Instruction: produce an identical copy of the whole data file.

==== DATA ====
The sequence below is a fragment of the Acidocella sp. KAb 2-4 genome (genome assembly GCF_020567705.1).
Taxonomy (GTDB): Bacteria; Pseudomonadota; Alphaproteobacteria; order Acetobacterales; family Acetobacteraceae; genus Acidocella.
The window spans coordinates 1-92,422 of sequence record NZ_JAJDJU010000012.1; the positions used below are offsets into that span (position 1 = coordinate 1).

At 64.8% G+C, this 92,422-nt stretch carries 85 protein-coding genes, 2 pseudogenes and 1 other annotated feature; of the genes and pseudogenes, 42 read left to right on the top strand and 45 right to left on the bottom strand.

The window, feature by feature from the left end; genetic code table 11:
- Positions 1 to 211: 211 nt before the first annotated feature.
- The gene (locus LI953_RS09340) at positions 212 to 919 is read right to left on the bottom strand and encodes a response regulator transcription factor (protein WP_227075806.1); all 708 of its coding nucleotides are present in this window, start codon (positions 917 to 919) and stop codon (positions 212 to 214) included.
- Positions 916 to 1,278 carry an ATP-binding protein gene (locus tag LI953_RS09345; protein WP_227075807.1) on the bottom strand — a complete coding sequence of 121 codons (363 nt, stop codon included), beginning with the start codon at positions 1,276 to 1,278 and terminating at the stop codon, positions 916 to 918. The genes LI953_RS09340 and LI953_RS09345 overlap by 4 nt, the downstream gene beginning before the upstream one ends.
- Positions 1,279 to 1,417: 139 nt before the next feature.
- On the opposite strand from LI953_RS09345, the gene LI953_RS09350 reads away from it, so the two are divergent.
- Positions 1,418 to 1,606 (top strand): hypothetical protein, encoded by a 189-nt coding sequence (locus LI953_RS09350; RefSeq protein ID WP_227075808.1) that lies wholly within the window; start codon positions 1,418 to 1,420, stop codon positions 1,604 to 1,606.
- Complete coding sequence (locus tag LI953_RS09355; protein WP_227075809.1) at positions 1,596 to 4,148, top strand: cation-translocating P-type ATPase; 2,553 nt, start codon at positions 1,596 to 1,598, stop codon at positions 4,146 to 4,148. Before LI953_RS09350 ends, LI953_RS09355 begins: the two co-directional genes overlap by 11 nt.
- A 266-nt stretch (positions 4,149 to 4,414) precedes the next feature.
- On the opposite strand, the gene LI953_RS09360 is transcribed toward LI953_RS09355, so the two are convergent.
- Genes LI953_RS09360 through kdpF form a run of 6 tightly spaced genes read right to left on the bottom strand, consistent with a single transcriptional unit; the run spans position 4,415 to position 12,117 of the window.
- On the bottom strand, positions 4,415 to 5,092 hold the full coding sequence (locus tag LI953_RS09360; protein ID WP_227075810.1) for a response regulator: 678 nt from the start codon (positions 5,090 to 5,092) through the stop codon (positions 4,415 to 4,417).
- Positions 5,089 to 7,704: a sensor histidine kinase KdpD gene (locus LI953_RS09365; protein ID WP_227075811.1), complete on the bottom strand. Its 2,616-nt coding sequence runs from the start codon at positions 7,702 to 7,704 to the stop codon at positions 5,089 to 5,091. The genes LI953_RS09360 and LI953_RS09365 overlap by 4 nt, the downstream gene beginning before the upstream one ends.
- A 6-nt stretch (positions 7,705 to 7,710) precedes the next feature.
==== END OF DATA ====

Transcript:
The sequence below is a fragment of the Acidocella sp. KAb 2-4 genome (genome assembly GCF_020567705.1).
Taxonomy (GTDB): Bacteria; Pseudomonadota; Alphaproteobacteria; order Acetobacterales; family Acetobacteraceae; genus Acidocella.
The window spans coordinates 1-92,422 of sequence record NZ_JAJDJU010000012.1; the positions used below are offsets into that span (position 1 = coordinate 1).

At 64.8% G+C, this 92,422-nt stretch carries 85 protein-coding genes, 2 pseudogenes and 1 other annotated feature; of the genes and pseudogenes, 42 read left to right on the top strand and 45 right to left on the bottom strand.

The window, feature by feature from the left end; genetic code table 11:
- Positions 1 to 211: 211 nt before the first annotated feature.
- The gene (locus LI953_RS09340) at positions 212 to 919 is read right to left on the bottom strand and encodes a response regulator transcription factor (protein WP_227075806.1); all 708 of its coding nucleotides are present in this window, start codon (positions 917 to 919) and stop codon (positions 212 to 214) included.
- Positions 916 to 1,278 carry an ATP-binding protein gene (locus tag LI953_RS09345; protein WP_227075807.1) on the bottom strand — a complete coding sequence of 121 codons (363 nt, stop codon included), beginning with the start codon at positions 1,276 to 1,278 and terminating at the stop codon, positions 916 to 918. The genes LI953_RS09340 and LI953_RS09345 overlap by 4 nt, the downstream gene beginning before the upstream one ends.
- Positions 1,279 to 1,417: 139 nt before the next feature.
- On the opposite strand from LI953_RS09345, the gene LI953_RS09350 reads away from it, so the two are divergent.
- Positions 1,418 to 1,606 (top strand): hypothetical protein, encoded by a 189-nt coding sequence (locus LI953_RS09350; RefSeq protein ID WP_227075808.1) that lies wholly within the window; start codon positions 1,418 to 1,420, stop codon positions 1,604 to 1,606.
- Complete coding sequence (locus tag LI953_RS09355; protein WP_227075809.1) at positions 1,596 to 4,148, top strand: cation-translocating P-type ATPase; 2,553 nt, start codon at positions 1,596 to 1,598, stop codon at positions 4,146 to 4,148. Before LI953_RS09350 ends, LI953_RS09355 begins: the two co-directional genes overlap by 11 nt.
- A 266-nt stretch (positions 4,149 to 4,414) precedes the next feature.
- On the opposite strand, the gene LI953_RS09360 is transcribed toward LI953_RS09355, so the two are convergent.
- Genes LI953_RS09360 through kdpF form a run of 6 tightly spaced genes read right to left on the bottom strand, consistent with a single transcriptional unit; the run spans position 4,415 to position 12,117 of the window.
- On the bottom strand, positions 4,415 to 5,092 hold the full coding sequence (locus tag LI953_RS09360; protein ID WP_227075810.1) for a response regulator: 678 nt from the start codon (positions 5,090 to 5,092) through the stop codon (positions 4,415 to 4,417).
- Positions 5,089 to 7,704: a sensor histidine kinase KdpD gene (locus LI953_RS09365; protein ID WP_227075811.1), complete on the bottom strand. Its 2,616-nt coding sequence runs from the start codon at positions 7,702 to 7,704 to the stop codon at positions 5,089 to 5,091. The genes LI953_RS09360 and LI953_RS09365 overlap by 4 nt, the downstream gene beginning before the upstream one ends.
- A 6-nt stretch (positions 7,705 to 7,710) precedes the next feature.